Mel: One of the funniest things I’ve heard is people worrying they’re going to have to do something sexual in the office – that I’m going to grade them, or watch their technique! There’s no removal of clothing in the office! I don’t show techniques or anything like that. There may be a time when we do an exercise, but it wouldn’t be anything you wouldn’t feel comfortable doing in front of a large group of people. We definitely keep it very safe.
Now, I will say that there are many “flavors” of sex therapy out there. My training as a Christian sex therapist definitely approaches this process through the lense of how we can have this intimacy within the bonds of a covenant relationship and honoring the sexual ethic formed by biblical beliefs. That creates for couples more of a sense of safety because they know I’m not going to send them to go watch pornography or read racy novels or do anything that would be outside the boundaries they’ve become comfortable with.
Brittany: Is that a main distinguishing feature between what your services and typical sex therapy?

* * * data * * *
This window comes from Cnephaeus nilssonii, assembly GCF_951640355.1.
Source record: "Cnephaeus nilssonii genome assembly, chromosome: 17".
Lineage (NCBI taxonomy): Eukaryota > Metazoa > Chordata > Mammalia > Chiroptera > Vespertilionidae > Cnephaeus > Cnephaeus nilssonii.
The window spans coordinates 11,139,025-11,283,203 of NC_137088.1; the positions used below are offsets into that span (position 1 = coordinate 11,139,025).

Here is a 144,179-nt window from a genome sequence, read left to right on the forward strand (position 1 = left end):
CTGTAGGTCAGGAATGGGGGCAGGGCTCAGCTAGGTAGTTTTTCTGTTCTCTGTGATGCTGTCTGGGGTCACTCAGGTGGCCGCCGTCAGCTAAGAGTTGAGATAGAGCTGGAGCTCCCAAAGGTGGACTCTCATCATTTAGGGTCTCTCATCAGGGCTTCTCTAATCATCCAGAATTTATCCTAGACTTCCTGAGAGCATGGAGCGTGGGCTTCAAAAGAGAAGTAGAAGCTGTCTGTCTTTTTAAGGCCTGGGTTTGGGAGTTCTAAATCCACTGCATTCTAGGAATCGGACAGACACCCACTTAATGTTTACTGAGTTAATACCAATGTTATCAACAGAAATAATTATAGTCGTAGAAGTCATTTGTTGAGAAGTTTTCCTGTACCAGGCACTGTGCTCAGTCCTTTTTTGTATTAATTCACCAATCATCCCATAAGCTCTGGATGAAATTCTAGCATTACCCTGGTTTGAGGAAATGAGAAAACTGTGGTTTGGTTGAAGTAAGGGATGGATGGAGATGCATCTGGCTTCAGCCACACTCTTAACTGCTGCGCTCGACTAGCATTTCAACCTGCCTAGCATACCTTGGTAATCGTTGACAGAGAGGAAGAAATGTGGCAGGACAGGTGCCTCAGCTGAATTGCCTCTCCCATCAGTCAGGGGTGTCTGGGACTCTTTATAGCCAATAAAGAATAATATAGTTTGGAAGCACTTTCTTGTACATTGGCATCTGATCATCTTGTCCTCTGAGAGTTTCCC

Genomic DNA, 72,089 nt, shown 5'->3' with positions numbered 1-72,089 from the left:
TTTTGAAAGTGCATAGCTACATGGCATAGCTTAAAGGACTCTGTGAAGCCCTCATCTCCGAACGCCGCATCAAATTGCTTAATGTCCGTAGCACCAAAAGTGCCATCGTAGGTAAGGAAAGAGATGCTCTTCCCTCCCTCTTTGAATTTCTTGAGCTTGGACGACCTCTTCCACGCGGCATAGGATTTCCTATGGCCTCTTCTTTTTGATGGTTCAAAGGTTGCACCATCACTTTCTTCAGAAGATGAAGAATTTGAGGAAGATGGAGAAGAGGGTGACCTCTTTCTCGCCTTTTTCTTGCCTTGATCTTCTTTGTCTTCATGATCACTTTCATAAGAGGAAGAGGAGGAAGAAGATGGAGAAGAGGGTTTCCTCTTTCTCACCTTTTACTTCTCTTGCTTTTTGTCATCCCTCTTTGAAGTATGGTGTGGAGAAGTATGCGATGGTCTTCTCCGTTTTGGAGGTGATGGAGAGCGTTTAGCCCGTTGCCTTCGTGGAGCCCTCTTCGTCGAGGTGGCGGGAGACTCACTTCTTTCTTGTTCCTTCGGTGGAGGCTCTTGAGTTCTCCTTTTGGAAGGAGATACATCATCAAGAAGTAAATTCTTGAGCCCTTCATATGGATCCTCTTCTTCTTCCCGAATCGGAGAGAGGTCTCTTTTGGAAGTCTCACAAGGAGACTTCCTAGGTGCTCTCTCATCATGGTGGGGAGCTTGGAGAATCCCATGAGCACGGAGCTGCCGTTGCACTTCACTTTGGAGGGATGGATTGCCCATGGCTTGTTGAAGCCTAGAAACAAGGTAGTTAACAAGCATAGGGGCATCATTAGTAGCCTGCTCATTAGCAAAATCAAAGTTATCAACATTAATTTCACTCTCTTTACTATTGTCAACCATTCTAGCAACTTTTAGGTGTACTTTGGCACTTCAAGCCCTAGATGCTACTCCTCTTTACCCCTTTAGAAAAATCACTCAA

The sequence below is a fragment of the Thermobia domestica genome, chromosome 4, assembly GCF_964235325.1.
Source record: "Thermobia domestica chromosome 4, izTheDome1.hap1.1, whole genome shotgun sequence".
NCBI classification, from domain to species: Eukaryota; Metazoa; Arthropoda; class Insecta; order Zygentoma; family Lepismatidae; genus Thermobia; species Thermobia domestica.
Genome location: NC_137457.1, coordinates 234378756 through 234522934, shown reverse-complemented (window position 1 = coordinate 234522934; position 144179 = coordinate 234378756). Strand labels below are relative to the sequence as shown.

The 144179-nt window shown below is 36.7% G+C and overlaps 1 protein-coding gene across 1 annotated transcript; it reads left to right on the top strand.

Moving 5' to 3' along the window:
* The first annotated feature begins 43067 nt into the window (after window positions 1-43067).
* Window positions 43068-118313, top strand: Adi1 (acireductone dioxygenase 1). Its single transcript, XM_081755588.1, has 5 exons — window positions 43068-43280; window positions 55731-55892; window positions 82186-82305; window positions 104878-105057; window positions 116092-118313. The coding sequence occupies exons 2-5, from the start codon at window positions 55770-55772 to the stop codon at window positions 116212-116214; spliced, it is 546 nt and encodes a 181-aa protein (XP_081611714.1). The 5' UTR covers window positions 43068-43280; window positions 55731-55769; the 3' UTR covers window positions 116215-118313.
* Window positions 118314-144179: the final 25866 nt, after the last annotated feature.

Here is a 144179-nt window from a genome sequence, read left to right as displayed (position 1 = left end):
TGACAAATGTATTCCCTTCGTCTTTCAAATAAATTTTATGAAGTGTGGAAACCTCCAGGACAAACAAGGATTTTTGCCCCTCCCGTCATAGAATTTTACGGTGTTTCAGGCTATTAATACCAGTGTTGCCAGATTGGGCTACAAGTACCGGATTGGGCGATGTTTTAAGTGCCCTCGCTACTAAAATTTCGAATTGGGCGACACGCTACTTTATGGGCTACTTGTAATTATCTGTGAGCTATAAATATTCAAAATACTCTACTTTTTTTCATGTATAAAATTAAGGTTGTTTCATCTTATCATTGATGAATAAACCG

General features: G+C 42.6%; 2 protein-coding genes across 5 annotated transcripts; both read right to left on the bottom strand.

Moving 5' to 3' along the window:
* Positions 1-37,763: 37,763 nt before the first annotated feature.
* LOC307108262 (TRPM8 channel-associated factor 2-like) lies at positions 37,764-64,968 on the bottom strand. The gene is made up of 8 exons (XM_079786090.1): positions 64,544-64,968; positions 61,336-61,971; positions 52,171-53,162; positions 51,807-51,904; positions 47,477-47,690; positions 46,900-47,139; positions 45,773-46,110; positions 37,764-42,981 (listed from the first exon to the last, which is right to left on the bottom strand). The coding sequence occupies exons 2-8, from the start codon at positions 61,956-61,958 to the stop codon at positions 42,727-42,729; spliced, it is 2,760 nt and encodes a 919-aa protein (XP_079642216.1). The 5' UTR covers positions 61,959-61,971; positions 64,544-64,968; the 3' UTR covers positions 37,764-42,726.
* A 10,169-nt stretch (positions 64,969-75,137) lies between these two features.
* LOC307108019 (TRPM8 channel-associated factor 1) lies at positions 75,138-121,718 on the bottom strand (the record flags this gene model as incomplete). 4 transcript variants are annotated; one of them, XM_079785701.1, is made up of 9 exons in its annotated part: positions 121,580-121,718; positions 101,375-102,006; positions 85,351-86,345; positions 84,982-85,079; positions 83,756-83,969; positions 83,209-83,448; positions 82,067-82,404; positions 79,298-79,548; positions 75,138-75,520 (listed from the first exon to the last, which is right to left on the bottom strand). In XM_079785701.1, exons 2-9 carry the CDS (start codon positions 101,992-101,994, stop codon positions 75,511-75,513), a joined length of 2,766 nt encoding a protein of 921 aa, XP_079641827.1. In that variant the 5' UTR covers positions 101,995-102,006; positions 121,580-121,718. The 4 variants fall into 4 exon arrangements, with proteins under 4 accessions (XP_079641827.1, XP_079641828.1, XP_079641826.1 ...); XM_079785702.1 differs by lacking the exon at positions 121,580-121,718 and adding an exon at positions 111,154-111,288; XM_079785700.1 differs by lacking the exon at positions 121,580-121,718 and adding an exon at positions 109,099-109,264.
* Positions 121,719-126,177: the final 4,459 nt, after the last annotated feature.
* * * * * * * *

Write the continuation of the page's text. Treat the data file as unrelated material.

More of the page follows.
Mel: Yes. In your typical office, if someone comes in and let’s say a woman has been breastfeeding and her hormones are out of whack and her sex drive is almost zero, which is very normal for a new mom. What a typical sex therapist might prescribe is anything to increase sexual stimuli and definitely pornography would be a tool and reading racy novels and things like that.
The neat thing about what I get to do is think outside the box and tap into “holy imagination” and allowing our brains that God has given us to be a playground for our intimacy and creating new ways of finding that sense of excitement with your spouse and not having to look outside the marriage for that.
Brittany: What is a typical amount of time a person or couple might expect to be in therapy?
Mel: Typically expect six months to a year. We start out seeing each other frequently and once we put homework exercises in place, we see each other less frequently to give the couple time to do those exercises.
It’s all about what effort you put into the process outside the counseling office. We can talk about it all year long, but are they actually doing the homework exercises and changing their behaviors? I’m not a behavioral therapist, but some of the protocols are so behaviorally oriented that it requires a lot of follow through. So, I would say it takes a motivated couple for the therapy to work.
Brittany: This is great information! Thank you for your time!
Mel: Thanks for having me!